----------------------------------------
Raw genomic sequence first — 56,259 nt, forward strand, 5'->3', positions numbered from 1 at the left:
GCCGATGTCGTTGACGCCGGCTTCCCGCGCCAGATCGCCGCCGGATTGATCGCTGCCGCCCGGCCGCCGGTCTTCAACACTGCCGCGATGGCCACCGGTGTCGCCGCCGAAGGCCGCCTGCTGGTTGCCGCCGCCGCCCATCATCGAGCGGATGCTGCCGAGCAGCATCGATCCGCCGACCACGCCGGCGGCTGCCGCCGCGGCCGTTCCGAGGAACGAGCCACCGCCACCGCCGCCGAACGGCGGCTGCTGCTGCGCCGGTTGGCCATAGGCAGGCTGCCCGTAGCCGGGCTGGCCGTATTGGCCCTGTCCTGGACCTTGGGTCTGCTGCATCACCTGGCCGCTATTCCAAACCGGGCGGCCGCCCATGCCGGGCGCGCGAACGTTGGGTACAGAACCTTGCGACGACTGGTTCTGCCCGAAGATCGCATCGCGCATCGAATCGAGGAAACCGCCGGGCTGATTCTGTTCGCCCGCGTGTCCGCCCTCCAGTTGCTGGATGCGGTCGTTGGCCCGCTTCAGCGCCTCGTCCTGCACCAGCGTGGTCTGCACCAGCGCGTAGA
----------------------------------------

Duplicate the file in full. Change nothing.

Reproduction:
Raw genomic sequence first — 56,259 nt, forward strand, 5'->3', positions numbered from 1 at the left:
GCCGATGTCGTTGACGCCGGCTTCCCGCGCCAGATCGCCGCCGGATTGATCGCTGCCGCCCGGCCGCCGGTCTTCAACACTGCCGCGATGGCCACCGGTGTCGCCGCCGAAGGCCGCCTGCTGGTTGCCGCCGCCGCCCATCATCGAGCGGATGCTGCCGAGCAGCATCGATCCGCCGACCACGCCGGCGGCTGCCGCCGCGGCCGTTCCGAGGAACGAGCCACCGCCACCGCCGCCGAACGGCGGCTGCTGCTGCGCCGGTTGGCCATAGGCAGGCTGCCCGTAGCCGGGCTGGCCGTATTGGCCCTGTCCTGGACCTTGGGTCTGCTGCATCACCTGGCCGCTATTCCAAACCGGGCGGCCGCCCATGCCGGGCGCGCGAACGTTGGGTACAGAACCTTGCGACGACTGGTTCTGCCCGAAGATCGCATCGCGCATCGAATCGAGGAAACCGCCGGGCTGATTCTGTTCGCCCGCGTGTCCGCCCTCCAGTTGCTGGATGCGGTCGTTGGCCCGCTTCAGCGCCTCGTCCTGCACCAGCGTGGTCTGCACCAGCGCGTAGA